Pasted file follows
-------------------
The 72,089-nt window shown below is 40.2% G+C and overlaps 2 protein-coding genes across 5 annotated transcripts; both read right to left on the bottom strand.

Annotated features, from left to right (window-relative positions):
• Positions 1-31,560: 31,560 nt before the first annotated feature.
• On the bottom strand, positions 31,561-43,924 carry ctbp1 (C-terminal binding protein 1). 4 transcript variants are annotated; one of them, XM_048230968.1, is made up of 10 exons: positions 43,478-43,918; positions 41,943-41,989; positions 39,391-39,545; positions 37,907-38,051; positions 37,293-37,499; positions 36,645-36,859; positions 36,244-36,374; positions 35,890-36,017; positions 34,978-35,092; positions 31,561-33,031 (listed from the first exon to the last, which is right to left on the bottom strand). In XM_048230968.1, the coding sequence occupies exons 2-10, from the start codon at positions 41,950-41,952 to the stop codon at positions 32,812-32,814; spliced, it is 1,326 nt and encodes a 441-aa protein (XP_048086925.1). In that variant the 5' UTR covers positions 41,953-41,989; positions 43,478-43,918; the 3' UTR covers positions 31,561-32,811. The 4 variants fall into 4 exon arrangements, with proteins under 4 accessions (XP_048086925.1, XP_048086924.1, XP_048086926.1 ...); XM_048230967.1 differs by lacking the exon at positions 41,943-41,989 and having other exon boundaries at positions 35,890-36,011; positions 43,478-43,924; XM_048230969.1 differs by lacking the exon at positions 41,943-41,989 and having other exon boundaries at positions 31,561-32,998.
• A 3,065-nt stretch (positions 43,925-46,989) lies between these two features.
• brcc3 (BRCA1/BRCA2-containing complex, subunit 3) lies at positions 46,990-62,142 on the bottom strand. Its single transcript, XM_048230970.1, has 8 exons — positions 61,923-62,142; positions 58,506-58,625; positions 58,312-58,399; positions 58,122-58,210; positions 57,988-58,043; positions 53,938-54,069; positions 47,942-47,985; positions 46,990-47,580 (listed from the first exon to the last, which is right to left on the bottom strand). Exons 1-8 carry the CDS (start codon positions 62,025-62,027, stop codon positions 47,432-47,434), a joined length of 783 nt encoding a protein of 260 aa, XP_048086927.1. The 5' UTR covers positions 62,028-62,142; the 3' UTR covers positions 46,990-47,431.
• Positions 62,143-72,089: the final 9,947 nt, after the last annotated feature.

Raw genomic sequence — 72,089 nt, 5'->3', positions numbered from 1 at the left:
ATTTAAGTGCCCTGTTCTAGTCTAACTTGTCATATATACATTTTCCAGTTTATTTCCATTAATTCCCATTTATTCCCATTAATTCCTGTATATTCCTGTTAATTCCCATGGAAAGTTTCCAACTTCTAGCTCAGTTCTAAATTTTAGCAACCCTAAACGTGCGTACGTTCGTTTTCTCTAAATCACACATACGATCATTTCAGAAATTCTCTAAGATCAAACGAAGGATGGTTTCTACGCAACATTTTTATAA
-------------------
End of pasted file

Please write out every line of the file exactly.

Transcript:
The 72,089-nt window shown below is 40.2% G+C and overlaps 2 protein-coding genes across 5 annotated transcripts; both read right to left on the bottom strand.

Annotated features, from left to right (window-relative positions):
• Positions 1-31,560: 31,560 nt before the first annotated feature.
• On the bottom strand, positions 31,561-43,924 carry ctbp1 (C-terminal binding protein 1). 4 transcript variants are annotated; one of them, XM_048230968.1, is made up of 10 exons: positions 43,478-43,918; positions 41,943-41,989; positions 39,391-39,545; positions 37,907-38,051; positions 37,293-37,499; positions 36,645-36,859; positions 36,244-36,374; positions 35,890-36,017; positions 34,978-35,092; positions 31,561-33,031 (listed from the first exon to the last, which is right to left on the bottom strand). In XM_048230968.1, the coding sequence occupies exons 2-10, from the start codon at positions 41,950-41,952 to the stop codon at positions 32,812-32,814; spliced, it is 1,326 nt and encodes a 441-aa protein (XP_048086925.1). In that variant the 5' UTR covers positions 41,953-41,989; positions 43,478-43,918; the 3' UTR covers positions 31,561-32,811. The 4 variants fall into 4 exon arrangements, with proteins under 4 accessions (XP_048086925.1, XP_048086924.1, XP_048086926.1 ...); XM_048230967.1 differs by lacking the exon at positions 41,943-41,989 and having other exon boundaries at positions 35,890-36,011; positions 43,478-43,924; XM_048230969.1 differs by lacking the exon at positions 41,943-41,989 and having other exon boundaries at positions 31,561-32,998.
• A 3,065-nt stretch (positions 43,925-46,989) lies between these two features.
• brcc3 (BRCA1/BRCA2-containing complex, subunit 3) lies at positions 46,990-62,142 on the bottom strand. Its single transcript, XM_048230970.1, has 8 exons — positions 61,923-62,142; positions 58,506-58,625; positions 58,312-58,399; positions 58,122-58,210; positions 57,988-58,043; positions 53,938-54,069; positions 47,942-47,985; positions 46,990-47,580 (listed from the first exon to the last, which is right to left on the bottom strand). Exons 1-8 carry the CDS (start codon positions 62,025-62,027, stop codon positions 47,432-47,434), a joined length of 783 nt encoding a protein of 260 aa, XP_048086927.1. The 5' UTR covers positions 62,028-62,142; the 3' UTR covers positions 46,990-47,431.
• Positions 62,143-72,089: the final 9,947 nt, after the last annotated feature.

Raw genomic sequence — 72,089 nt, 5'->3', positions numbered from 1 at the left:
ATTTAAGTGCCCTGTTCTAGTCTAACTTGTCATATATACATTTTCCAGTTTATTTCCATTAATTCCCATTTATTCCCATTAATTCCTGTATATTCCTGTTAATTCCCATGGAAAGTTTCCAACTTCTAGCTCAGTTCTAAATTTTAGCAACCCTAAACGTGCGTACGTTCGTTTTCTCTAAATCACACATACGATCATTTCAGAAATTCTCTAAGATCAAACGAAGGATGGTTTCTACGCAACATTTTTATAA